Frequently Asked Questions
We at Haiti Friends often get asked factoids about Haiti, like the population, size, economy, etc. The CIA's World Fact book is a great resource guide for this kind of information:
What would it take to reforest Haiti?
Using the variable of 30 trees per acre of forest, and knowing Haiti is approximately 10,714 sq miles or 6,856,960 acres. If every acre in Haiti had 30 trees that would equate to 205,708,800 trees. In 1920 60% of Haiti was covered in forest, so to return to the forests of the 1920's we would have to plant approximately 123,000,000 trees. At the HTRIP planting rate of 400,000 trees per year it would take 307 years to reforest Haiti. If we planted 1,000,000 a year it would take 123 years to reforest Haiti. If we could plant 4 million trees per year we could reforest Haiti in our lifetime.
It would take people, time, money, tools, equipment, boots, seeds, soil, direction, goals, dedication, perseverance, and a lot of other hard work to reforest Haiti. It will be hard, but it can be done, and we will try, one tree at a time. Join the movement.
Are you the Friends of Hopital Albert Schweitzer Haiti?
December 16th 2014
The Friends of Hôpital Albert Schweitzer Haiti is pleased to announce a new name for its organization: Haiti Friends.
As of now we are the Friends of Hôpital Albert Schweitzer Haiti, doing business as Haiti Friends. We also launched a new website www.haitifriends.org
“The Friends remains committed to its educational mission to expand awareness of Haiti through sharing its art and culture, while improving environmental conditions in Haiti,” says board President and founder Lucy Rawson.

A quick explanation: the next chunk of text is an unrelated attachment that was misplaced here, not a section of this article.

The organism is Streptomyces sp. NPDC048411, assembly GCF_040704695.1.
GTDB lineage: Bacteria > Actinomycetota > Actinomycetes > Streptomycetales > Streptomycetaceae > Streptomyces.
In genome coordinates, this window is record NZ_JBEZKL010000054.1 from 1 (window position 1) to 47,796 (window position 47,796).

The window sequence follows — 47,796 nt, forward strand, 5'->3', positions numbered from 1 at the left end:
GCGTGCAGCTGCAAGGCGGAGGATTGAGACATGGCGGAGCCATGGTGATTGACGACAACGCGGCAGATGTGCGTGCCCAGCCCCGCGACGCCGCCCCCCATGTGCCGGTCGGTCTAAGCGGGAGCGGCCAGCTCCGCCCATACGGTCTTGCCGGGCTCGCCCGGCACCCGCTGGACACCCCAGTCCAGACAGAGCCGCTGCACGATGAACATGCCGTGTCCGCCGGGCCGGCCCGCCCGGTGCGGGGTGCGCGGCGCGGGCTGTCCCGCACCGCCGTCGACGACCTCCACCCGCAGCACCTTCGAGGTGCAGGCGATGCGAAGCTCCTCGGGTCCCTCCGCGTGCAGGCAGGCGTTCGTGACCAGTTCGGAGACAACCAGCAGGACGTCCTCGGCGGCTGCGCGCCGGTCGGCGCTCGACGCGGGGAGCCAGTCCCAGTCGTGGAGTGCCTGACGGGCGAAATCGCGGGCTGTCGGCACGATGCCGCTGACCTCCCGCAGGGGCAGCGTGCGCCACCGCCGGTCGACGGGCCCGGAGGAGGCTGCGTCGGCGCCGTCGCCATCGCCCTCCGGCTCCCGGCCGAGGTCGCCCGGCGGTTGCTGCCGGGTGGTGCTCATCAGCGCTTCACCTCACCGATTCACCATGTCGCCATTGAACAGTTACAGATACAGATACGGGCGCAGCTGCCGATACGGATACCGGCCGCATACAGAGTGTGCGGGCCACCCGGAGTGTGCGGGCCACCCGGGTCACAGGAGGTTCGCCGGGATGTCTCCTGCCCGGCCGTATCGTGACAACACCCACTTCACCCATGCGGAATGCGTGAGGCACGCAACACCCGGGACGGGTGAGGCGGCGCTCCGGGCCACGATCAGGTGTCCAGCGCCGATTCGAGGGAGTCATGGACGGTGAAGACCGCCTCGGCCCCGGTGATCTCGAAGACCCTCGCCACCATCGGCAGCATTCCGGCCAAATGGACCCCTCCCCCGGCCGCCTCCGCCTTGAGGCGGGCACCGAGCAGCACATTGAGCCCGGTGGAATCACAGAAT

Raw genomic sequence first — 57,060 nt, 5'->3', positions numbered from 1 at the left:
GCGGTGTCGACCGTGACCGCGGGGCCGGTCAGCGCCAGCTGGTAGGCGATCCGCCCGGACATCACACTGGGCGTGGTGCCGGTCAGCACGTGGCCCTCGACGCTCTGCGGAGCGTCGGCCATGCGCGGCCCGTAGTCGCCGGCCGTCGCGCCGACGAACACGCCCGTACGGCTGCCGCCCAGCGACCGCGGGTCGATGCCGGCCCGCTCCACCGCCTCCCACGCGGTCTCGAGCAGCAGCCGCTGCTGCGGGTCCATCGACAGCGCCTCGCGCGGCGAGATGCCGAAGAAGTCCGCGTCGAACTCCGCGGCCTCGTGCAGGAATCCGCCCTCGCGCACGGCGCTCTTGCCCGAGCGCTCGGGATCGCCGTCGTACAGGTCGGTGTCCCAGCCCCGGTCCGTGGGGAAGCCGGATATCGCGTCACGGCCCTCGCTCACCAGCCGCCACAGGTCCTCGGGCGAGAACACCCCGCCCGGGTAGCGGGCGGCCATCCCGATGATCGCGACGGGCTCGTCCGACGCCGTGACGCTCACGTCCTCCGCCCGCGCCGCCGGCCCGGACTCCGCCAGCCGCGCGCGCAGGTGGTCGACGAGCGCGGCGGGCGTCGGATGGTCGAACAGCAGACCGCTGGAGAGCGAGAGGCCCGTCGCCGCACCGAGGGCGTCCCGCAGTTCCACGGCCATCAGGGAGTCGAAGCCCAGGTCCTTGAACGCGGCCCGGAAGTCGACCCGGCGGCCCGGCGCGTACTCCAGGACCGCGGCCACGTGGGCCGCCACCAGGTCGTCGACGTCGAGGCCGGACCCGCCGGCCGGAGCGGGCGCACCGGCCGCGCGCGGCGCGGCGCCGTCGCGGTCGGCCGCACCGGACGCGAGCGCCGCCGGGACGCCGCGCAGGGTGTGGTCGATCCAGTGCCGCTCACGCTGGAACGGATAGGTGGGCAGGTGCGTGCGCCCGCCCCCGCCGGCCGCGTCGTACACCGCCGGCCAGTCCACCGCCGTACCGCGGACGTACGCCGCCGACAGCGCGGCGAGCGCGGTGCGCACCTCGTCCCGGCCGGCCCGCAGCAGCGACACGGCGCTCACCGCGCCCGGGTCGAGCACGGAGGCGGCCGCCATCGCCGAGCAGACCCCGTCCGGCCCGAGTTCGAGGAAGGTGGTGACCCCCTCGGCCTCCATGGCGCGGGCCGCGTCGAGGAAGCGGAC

Haiti Friends’ renaming comes on the heels of great success with HTRIP, as the organization makes plans to plant its two millionth tree in 2015. The accomplishment marks a new growth cycle for Haiti Friends’ largest program, and ushers it into a newphase, including the planting of shade crops, marketing timber, and exploring ways to expand HTRIP to include coffee, chocolate, and honey production.
The Haiti Timber Re-Introduction Program (HTRIP) technicians introduce farming techniques to the farming families in the mountain of the Artibonite, which restore the soil and retain the water that is needed for food production. HTRIP, housed at Hopital Albert Schweitzer, serves as a model for ecological restoration in Haiti, through its unique approach to community ownership, collaborative work, and group decision-making. HTRIP could be used as a national model.
In the United States, art exhibits and presentations at educational and cultural institutions help to shape the global opinion of Haiti as a place of hope and joy, despite challenging conditions and economic deprivations. The Friends’ gallery in Pittsburgh houses a unique collection of Haitian artwork that is for sale and helps sustain the organization. Since 1985, the Friends have used Haitian art as a means of giving people outside of Haiti access to an entire culture. By sharing and selling Haitian artwork to people in the US and abroad, Haiti Friends has shown that artwork is a meaningful tool that might be used to put a human face on the complex problems of a troubled country. Haiti Friends celebrates its 30th year of exhibiting Haitian art and culture in 2015.
Simplifying the Friends’ brand is also reflective of new leadership. “As the newly elected Executive Director I wanted to simplify the name, mission, and URL,” said Edward Rawson, Executive Director of Haiti Friends. “We achieved this by building a newsustainable non-profit business model, a new website, and strengthening the brand that reflects 30 years of excellence.”
With the name change, Haiti Friends introduces a newwebsite, www.haitifriends.org. A business plan has also been created to articulate the reach of its programs with a focus on sustainability and longevity.
Founded in 1985, and incorporated in 1999, the Friends of HAS Haiti DBA Haiti Friends is based in Pittsburgh, PA